NPR Labs Eyes Streaming Technology
     

The author is senior technologist, NPR Labs – National Public Radio.

What is the best digital audio codec, and what is the optimum bitrate for Internet streaming? That was the question posed by NPR Digital Media, which funded an extensive study by NPR Labs to answer these questions impartially.

While the study was conducted for public radio, the premise and conclusions may be helpful to commercial broadcasters that stream audio as well.

The search for answers was more involved than one might expect, and led to other related investigations, such as the reliability of mobile wireless media, the availability of decoders in consumer equipment and the consistency of loudness from stream to stream. (This last consideration will be the focus on a subsequent article here.)

Internet streaming and related media, such as host websites, mobile applications, digital car products, social tools and API distribution, are the fastest-growing outlets for public radio. At any given moment, there are more than 37,000 average active sessions that are listening to streams from public radio stations and NPR; and that’s up 14 percent over last year.

Until recently, stations — and even NPR itself — used a variety of codecs for streams and podcasts: MP3, LAME, AAC, Ogg, etc., and even more choices of bitrates, ranging from 24 kilobits per second to 160 kbps. Finding a common codec would provide a more uniform quality for listeners and help ensure that the services are uniformly available to listeners on a range of playback equipment, such as smartphones, tablets, WiFi “radios” and personal computers.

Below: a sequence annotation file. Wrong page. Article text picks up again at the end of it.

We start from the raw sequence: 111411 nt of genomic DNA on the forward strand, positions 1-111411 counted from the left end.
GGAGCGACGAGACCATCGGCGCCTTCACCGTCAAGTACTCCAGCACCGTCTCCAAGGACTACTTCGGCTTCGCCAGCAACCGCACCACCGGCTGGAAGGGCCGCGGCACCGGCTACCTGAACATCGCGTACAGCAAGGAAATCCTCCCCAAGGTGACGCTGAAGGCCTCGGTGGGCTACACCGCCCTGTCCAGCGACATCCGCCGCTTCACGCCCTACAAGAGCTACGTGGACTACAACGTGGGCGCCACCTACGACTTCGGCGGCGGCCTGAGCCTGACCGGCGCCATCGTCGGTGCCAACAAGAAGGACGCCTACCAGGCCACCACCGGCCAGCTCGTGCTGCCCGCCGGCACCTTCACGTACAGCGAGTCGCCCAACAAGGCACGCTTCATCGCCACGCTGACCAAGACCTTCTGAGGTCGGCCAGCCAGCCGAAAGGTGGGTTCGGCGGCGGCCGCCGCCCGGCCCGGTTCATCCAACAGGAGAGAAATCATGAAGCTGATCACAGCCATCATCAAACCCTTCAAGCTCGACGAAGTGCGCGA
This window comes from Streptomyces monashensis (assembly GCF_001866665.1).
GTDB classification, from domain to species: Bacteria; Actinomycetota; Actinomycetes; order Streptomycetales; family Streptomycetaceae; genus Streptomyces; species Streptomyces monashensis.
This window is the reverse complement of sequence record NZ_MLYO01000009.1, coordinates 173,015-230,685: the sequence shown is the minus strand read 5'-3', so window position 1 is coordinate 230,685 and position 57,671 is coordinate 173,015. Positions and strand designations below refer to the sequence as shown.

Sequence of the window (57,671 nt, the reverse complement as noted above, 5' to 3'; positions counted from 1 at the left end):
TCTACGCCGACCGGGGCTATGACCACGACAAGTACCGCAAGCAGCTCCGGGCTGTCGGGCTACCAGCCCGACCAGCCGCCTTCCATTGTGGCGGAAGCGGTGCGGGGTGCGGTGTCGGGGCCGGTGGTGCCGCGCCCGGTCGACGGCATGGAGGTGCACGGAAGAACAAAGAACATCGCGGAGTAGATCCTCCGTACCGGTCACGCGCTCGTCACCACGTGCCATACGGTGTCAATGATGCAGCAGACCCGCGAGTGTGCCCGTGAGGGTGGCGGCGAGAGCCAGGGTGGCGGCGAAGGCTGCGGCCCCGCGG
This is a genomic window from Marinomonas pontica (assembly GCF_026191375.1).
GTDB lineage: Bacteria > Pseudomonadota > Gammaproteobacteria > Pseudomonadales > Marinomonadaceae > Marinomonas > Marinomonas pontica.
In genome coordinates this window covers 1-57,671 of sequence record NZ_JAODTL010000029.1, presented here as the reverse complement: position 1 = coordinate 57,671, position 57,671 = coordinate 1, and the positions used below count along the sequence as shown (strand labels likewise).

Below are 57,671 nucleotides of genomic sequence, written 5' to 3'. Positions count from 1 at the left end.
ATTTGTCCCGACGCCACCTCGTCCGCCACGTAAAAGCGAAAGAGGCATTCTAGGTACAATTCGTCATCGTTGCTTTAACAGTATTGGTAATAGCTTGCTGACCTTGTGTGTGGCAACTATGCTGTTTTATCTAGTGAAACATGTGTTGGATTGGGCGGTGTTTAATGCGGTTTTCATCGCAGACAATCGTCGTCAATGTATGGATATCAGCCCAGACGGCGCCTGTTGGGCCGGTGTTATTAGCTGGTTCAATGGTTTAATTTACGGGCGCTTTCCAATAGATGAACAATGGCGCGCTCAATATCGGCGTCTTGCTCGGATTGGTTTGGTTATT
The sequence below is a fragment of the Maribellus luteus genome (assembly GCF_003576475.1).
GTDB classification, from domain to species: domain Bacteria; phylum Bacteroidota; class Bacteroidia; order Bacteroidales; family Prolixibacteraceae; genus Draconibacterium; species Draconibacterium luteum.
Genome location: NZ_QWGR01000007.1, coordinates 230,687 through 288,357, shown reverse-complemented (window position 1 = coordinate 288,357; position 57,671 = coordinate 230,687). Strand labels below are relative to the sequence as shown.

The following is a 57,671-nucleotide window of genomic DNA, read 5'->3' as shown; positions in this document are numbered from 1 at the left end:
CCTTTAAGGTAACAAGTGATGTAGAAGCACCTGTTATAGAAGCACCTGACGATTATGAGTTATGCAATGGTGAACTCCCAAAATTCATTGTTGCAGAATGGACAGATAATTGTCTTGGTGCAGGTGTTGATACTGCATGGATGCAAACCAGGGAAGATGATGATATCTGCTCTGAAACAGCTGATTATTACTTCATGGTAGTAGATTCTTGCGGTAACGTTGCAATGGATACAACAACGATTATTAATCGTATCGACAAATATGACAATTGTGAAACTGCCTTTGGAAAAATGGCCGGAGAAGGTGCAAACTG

Digital audio codecs make Internet streaming commercially feasible by vastly reducing the bitrate required for the audio without noticeably reducing the audio quality. Minimizing the bitrate has direct benefits for the listeners, because lower stream bitrates:

• Start faster when a stream is selected, much like a radio plays as soon as tuned in to a station;
• Restart audio faster after a dropout occurs, and
• Save potential data charges for the listener.

Experience tells us that the flow of data in mobile wireless networks is highly variable: Data capacity in a geographic area can drop, even halt during peak usage hours, and mobile handoff from cell to cell can interrupt the flow of data. These variations can affect the audio continuity in real-time streaming. We expected that lower bitrates would improve reliability (due to fewer dropouts) in mobile wireless networks.

 
This is an example of a route from northern Virginia into Washington, with dots marked in green (service) and white (no service) for one stream. The chart indicates several dropouts of varying duration along the route.
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To learn the relationship between data rate and reliability, we built a computer logging system that could record stream reliability from multiple smart phones while traveling in a vehicle. Fig. 1 shows an example of a route from northern Virginia into Washington, with dots marked in green (service) and white (no service) for one stream. A chart indicates several dropouts of varying duration along the route.

We determined at what bitrate the chosen codec must operate while providing high-performance audio: